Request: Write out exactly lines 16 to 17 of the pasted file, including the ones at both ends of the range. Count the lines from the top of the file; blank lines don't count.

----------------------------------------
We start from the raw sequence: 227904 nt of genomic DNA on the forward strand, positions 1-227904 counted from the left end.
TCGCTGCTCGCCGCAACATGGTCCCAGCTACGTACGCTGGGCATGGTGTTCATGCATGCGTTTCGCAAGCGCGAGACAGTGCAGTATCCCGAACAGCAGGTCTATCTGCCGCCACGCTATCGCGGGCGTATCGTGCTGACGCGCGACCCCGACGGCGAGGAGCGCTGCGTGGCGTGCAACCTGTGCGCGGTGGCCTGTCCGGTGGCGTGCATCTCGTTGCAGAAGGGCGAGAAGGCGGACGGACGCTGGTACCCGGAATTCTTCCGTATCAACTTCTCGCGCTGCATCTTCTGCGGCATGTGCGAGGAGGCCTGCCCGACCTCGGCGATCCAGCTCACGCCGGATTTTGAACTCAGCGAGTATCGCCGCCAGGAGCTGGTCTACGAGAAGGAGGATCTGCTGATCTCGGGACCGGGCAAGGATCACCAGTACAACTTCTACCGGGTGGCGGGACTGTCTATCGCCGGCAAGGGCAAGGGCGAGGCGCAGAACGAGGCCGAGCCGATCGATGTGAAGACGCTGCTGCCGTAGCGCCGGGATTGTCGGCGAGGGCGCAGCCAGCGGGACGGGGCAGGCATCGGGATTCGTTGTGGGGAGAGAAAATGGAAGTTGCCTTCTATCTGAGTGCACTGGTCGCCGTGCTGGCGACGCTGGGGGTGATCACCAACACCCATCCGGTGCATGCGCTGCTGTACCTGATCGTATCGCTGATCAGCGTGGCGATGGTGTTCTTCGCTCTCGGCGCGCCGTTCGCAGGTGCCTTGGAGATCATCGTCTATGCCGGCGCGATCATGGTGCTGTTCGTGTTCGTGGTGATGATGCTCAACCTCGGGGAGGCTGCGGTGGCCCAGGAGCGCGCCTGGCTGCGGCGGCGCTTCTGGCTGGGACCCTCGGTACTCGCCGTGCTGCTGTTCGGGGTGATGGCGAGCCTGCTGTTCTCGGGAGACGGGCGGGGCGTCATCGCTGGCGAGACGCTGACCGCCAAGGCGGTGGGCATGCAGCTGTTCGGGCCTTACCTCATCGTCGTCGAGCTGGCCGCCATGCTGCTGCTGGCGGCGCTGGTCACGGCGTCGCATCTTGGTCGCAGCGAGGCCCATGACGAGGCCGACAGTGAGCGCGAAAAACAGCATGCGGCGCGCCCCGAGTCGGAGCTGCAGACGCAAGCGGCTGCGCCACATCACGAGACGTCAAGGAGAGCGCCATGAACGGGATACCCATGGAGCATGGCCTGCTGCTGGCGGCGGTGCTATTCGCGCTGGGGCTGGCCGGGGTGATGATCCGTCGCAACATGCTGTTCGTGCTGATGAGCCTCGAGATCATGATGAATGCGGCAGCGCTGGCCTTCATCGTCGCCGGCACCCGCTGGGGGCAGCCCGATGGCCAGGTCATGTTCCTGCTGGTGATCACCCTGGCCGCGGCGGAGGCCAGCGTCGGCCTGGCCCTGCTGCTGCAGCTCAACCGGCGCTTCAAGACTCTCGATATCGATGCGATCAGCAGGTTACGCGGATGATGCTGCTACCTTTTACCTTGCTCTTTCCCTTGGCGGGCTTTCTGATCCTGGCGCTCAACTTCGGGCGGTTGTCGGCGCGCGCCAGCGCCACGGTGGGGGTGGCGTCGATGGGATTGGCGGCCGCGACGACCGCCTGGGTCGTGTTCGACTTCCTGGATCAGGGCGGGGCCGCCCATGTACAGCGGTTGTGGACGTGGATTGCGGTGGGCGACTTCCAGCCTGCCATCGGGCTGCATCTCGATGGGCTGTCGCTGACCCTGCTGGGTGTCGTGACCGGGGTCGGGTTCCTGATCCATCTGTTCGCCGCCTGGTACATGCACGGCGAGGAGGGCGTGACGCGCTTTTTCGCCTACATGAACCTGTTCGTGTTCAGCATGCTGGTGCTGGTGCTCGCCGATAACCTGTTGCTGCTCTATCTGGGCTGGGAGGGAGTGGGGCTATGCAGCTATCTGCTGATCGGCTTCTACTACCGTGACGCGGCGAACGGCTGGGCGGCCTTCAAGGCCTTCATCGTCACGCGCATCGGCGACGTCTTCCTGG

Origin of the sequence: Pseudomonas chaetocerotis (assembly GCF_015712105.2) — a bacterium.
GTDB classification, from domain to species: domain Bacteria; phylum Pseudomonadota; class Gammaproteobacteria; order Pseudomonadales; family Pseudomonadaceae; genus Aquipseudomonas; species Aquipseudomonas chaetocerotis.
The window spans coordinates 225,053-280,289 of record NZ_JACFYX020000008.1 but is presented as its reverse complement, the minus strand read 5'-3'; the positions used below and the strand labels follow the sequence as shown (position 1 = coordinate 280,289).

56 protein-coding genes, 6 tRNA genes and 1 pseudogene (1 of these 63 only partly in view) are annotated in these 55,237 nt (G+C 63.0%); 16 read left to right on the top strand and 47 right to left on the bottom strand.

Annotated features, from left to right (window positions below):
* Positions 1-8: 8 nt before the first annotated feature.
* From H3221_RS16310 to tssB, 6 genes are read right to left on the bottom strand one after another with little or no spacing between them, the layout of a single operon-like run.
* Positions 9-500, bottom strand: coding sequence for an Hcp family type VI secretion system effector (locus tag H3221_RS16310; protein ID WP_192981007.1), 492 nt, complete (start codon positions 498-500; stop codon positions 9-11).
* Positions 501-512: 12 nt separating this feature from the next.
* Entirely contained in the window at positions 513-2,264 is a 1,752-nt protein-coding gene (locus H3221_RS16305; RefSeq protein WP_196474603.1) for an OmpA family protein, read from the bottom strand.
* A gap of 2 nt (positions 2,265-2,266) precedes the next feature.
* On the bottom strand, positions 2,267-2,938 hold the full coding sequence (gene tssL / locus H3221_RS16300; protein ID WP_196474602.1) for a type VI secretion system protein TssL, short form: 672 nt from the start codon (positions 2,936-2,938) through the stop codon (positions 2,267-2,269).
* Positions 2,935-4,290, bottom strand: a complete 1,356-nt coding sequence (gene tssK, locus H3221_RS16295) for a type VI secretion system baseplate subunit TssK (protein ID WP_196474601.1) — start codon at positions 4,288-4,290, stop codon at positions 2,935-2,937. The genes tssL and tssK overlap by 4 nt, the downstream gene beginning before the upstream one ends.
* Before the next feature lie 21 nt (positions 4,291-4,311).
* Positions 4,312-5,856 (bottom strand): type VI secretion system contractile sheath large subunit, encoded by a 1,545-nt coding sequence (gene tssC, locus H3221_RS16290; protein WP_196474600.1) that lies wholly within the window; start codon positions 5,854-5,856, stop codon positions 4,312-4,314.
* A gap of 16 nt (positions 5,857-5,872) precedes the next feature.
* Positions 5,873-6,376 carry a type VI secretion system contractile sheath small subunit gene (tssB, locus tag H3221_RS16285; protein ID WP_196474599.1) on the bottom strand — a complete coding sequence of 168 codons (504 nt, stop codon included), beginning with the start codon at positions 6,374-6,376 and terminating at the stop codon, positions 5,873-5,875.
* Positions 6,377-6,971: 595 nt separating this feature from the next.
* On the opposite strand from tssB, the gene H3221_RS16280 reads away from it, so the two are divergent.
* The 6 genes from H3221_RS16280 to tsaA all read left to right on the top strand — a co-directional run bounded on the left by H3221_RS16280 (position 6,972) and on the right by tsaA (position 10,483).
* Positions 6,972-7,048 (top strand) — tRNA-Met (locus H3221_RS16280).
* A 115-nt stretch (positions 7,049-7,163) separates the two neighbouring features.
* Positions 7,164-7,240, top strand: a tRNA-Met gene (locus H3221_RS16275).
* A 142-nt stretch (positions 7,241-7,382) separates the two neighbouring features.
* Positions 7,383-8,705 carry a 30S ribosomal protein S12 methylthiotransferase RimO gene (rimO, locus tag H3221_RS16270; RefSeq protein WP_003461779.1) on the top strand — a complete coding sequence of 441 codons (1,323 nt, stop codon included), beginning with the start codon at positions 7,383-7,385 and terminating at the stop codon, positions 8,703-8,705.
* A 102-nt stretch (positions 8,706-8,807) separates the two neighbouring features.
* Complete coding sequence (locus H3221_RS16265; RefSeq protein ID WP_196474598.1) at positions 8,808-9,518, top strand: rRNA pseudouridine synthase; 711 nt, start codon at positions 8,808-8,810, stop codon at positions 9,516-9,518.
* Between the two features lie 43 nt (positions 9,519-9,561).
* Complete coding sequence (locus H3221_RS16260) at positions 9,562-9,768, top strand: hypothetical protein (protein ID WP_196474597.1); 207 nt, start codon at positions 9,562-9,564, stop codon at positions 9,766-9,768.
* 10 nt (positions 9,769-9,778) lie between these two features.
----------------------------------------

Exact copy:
* Before the next feature lie 21 nt (positions 4,291-4,311).
* Positions 4,312-5,856 (bottom strand): type VI secretion system contractile sheath large subunit, encoded by a 1,545-nt coding sequence (gene tssC, locus H3221_RS16290; protein WP_196474600.1) that lies wholly within the window; start codon positions 5,854-5,856, stop codon positions 4,312-4,314.